19 November 2010

Open Letter to the Deseret News

Dear Deseret News,

You are a delightful newspaper. I enjoy reading your articles. They make me chuckle. They keep me aware on long nights of work that there is, in fact, a world out there. I thank you.

But every once in a while, you do something so delightful that I cannot resist commenting. (Or, rather, I try to comment. But your registration feature has apparently read my mind, anticipated me words, and has kept me from obtaining access to your comment board on several occasions.) This particular day, I would like to thank you for helping to clear out theaters of Utah by taking quotes out of context, perpetuating non-existant scandal, and by continuing to remind would-be ignorant movie-goers of it in more than one article.

I am speaking, of course, of the article claiming large amounts of nudity in the new film Harry Potter and the Deathly Hallows (Part One). By taking a quote (and a scene) out of context, one of your writers managed to incite such fear and disgust as to leave many parents convinced that neither they, nor their children should be allowed to watch such filth. This will, I am assuming, leave plenty of room for us sinful movie watchers to enjoy the film without the cynical, pure aura of the angry part of your readers in theaters over the next few weeks. I thank you for this.

Sincerely,

Me.

So here's the deal. I work with many students that come from very conservative families. I'm ok with this. I respect that parents have the right to raise their children in the way that they see best. This is a scary world and there are lots of nasty, not so good things out there. It's natural to want to protect your children from garbage. Do I think nudity is necessary in films? Most of the time, no. Particularly in films that are going to be seen by kids. But all of this ridiculous, false Harry Potter advertising (I'm not going to go into great deal about it now, just read the interviews/go see the film) has got me thinking about the arts and the role that they play in my life and the lives of the people around me and I've been frustrated by the hypocrisy that I've seen.

I am more offended by movies (or art, or literature, or music) that are dumb, or fluffy, or cheesy than I am by movies (etc.) that approach the heart and the depths of a human soul. Shutting out or being afraid of evil shuts out and protects you from the light as well. It's an Asian philosophy (if you are going to create good, you are going to create evil) - and a religious one (opposition in all things).

It is, to be perfectly frank, one of the things that eats at me most about the prominent culture in Utah Valley. People here seem more ready to accept fluff and chintz and 'safe' things, and less willing to actively seek after things that are 'virtuous, lovely. . . of good report or praiseworthy.'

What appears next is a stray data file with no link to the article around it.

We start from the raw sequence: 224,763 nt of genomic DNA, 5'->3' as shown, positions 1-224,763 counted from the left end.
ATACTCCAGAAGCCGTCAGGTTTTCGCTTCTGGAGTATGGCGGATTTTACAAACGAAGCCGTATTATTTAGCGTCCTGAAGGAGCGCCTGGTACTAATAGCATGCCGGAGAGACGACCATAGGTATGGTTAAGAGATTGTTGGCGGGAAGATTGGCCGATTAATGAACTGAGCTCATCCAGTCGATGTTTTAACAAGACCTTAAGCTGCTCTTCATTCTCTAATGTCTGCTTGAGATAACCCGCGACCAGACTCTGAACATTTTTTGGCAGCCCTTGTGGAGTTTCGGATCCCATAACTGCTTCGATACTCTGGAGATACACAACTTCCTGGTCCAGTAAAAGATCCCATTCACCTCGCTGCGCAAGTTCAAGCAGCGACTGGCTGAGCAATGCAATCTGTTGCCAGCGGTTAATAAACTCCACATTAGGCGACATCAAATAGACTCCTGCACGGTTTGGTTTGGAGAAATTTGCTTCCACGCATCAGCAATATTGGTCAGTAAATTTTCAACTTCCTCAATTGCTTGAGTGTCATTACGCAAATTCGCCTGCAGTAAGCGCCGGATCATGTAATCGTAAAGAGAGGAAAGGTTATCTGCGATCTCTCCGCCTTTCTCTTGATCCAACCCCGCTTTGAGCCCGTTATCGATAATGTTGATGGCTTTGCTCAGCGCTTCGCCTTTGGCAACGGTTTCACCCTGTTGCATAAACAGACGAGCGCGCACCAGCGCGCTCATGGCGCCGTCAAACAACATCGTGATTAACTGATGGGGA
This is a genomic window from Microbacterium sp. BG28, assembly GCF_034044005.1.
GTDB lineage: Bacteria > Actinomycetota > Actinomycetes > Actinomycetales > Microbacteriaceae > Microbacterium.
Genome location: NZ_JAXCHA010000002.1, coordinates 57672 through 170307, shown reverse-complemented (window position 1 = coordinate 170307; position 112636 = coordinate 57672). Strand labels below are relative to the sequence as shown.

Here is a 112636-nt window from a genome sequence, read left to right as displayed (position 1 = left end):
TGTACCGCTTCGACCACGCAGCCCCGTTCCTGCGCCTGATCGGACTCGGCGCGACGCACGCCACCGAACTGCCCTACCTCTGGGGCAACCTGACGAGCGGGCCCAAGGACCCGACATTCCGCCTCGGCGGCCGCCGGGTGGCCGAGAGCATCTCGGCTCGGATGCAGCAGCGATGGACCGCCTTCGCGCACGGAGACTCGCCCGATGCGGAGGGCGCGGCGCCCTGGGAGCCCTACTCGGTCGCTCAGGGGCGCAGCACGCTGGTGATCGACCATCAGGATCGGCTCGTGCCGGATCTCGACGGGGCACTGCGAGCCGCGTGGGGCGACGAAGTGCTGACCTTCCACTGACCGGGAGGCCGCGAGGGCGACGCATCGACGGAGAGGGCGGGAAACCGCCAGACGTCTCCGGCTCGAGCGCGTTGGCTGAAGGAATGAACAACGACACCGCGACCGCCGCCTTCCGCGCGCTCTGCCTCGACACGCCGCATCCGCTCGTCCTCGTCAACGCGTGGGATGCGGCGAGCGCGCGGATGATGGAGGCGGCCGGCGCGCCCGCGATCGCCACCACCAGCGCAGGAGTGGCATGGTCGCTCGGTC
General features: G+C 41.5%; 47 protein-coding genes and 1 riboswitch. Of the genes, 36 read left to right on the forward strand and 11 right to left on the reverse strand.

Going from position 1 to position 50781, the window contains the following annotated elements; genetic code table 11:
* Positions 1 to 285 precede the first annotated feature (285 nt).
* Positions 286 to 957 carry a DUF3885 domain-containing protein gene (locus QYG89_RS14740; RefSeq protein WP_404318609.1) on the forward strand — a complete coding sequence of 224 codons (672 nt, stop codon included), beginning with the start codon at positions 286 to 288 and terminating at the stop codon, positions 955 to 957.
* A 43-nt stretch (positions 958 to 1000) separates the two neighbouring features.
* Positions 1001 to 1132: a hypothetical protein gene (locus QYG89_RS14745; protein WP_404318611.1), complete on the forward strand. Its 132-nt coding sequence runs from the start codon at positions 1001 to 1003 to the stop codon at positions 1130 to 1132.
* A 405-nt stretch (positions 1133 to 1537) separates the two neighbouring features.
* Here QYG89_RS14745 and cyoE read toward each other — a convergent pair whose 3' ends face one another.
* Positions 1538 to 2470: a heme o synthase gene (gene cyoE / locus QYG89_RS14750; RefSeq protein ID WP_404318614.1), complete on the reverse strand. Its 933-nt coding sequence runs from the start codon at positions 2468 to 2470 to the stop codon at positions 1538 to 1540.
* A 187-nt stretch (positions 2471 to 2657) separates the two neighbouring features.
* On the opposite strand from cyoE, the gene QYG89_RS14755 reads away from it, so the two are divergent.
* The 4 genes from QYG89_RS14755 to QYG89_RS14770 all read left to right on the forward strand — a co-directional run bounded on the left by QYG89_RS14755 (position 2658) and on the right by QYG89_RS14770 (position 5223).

I recognize, of course, that everyone has a different standard of what constitutes as virtuous (etc.) But it does make me sad when I see people living more with a feeling of fear for what is bad and less a feeling of joy over searching and finding things that are uplifting. I don't think that the Lord sent us to this earth to have us spending all our time running away from scary things that we don't have any time left to search out the glorious. That's not my job, at least. My job is to recognize that there are not good things out there, and to spend my time looking for those things that are uplifting.

And for goodness sake - this is Harry Potter we're talking about. They know their audience. They've made six more than good films and they're not going to put out something pornographic now. Use your brains. Go see the movie (or talk to people who have at the very least) before you start judging. Not to mention that this is the last (or second to last) of the Harry Potter stories - one of the most powerful and uplifting pieces of fiction I have read. A book about the power of evil - and the greater power of good. Give me a break.

Arg.

(Plus. . . there is a very cheeky and cynical part of my own head that wonders how many of these people who are scared about the 'filthy' parts of Deathly Hallows are Breaking Dawn readers looking forward to a particularly exciting vampire sex scene next summer. . . *eyeroll* Give me good literature over that garbage any day. . . )

2 comments:

A. Bailey said...

Amen. I agree with you 100%. Especially the part about Twilight. You're awesome. And clever. And smart. Go you.

Me said...

Thanks, Amanda :). I enjoyed your most recent blog post as well - I'm glad to see that things are going well for you. If you're ever out this direction again, let's do lunch. I want to hear all about your teaching successes :)